The Best Practices for Data Backup
There’s no sugarcoating it – data backups are important, and doing them correctly can be tricky. In the USA alone, approximately 140,000 hard drives fail every week.
The fact of the matter is that data backups in business don’t function on a simple yes/no checklist. It’s not about whether you “have them” or not.
It’s about following the best practices for data backup.
Following the best practices can give you a couple of things, like:
- Peace of mind
- Compliance with industry-specific regulations
- Happier clients and customers
- Quicker data restoration while eliminating downtime
Here are the best practices for data backup you need to follow to unlock those benefits for your business.
1. Back Up Consistently
Consistency, as they say, is the key to success. The exact frequency and priority of creating backups depends heavily on your specific IT environment and overall needs.
Let’s say your company adds and creates numerous new files to a server every single week. Losing the progress of just one week is likely to set you back in terms of productivity and morale.
Therefore, the secret to maximizing the effectiveness of your data backups is to pinpoint a healthy frequency for the timing of these backups.
To adhere to data backup best practices, organizations should aim for consistent backups every week at the latest. Ideally, you should back up your data at least once per day.
2. Protect Your Backups
Your data backup is a clone copy of your “live” data that you regularly interact with. If the files are already encrypted, the backed up files will remain encrypted as well.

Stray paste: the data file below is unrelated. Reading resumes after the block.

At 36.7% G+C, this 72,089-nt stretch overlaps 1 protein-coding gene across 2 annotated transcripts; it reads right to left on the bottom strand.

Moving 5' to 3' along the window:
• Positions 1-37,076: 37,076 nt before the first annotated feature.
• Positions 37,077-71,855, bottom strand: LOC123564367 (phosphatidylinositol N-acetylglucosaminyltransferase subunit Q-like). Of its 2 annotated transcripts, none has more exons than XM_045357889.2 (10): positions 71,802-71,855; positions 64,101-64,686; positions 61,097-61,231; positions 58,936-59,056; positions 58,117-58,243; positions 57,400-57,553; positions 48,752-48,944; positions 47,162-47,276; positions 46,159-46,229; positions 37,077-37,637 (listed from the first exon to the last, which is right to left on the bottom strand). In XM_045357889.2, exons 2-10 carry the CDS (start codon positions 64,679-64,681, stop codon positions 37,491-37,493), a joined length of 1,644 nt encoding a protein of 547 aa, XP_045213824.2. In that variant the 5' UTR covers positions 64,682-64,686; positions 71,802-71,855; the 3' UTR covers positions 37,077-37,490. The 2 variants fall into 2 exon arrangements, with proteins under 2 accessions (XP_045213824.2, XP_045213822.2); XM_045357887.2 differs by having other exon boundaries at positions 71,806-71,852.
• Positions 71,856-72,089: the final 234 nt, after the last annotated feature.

However, the problem arises when these files are unencrypted. Viruses, malware, and hackers can still access these backups and exploit your data for their gain.
In other words, backing up your data isn’t the same thing as making it secure.
Take the common (yet highly dangerous) virus known as ransomware. It locks you out of each and every file it can reach through your computer using an uncrackable algorithm.
To get your data back, you must pay a ransom to the cybercriminal responsible for the attack. Your data backups aren’t immune to ransomware, which is why it’s critical to go the extra step to actually protect them with active monitoring, encryption, and vulnerability scans.
3. Test Your Backups
Your backups are of no use to you if they don’t work when you need them most. Testing your backups means checking for file usability, application functionality, and database integrity.
Testing your backups can be tedious and time-consuming, so you’ll want to strategically invest your time in it. It’s best to test after a large number of files have been added, or if there have been significant changes since running the last backup.
Related: How to Combat Murphy’s Law in IT
4. Mix Up Your Data Storage
The 3-2-1 rule of data storage is considered to be the best practice for data backups. The breakdown of the rule is simple:
- 3 copies of your backups
- 2 backups on two different storage mediums on-site
- 1 copy of the backup offsite
You can securely store your backups on physical devices or in the cloud. Mixing up your backups is ideal for business because it gives you multiple restore points to choose from.
The advantage is that there is a near-zero chance that all three will fail when you need them. The 3-2-1 rule gives you a healthy dose of operational redundancy.
Achieving Best Practices
With all four categories of backup best practices working together, you’ll create an airtight backup program that will protect your business from anything.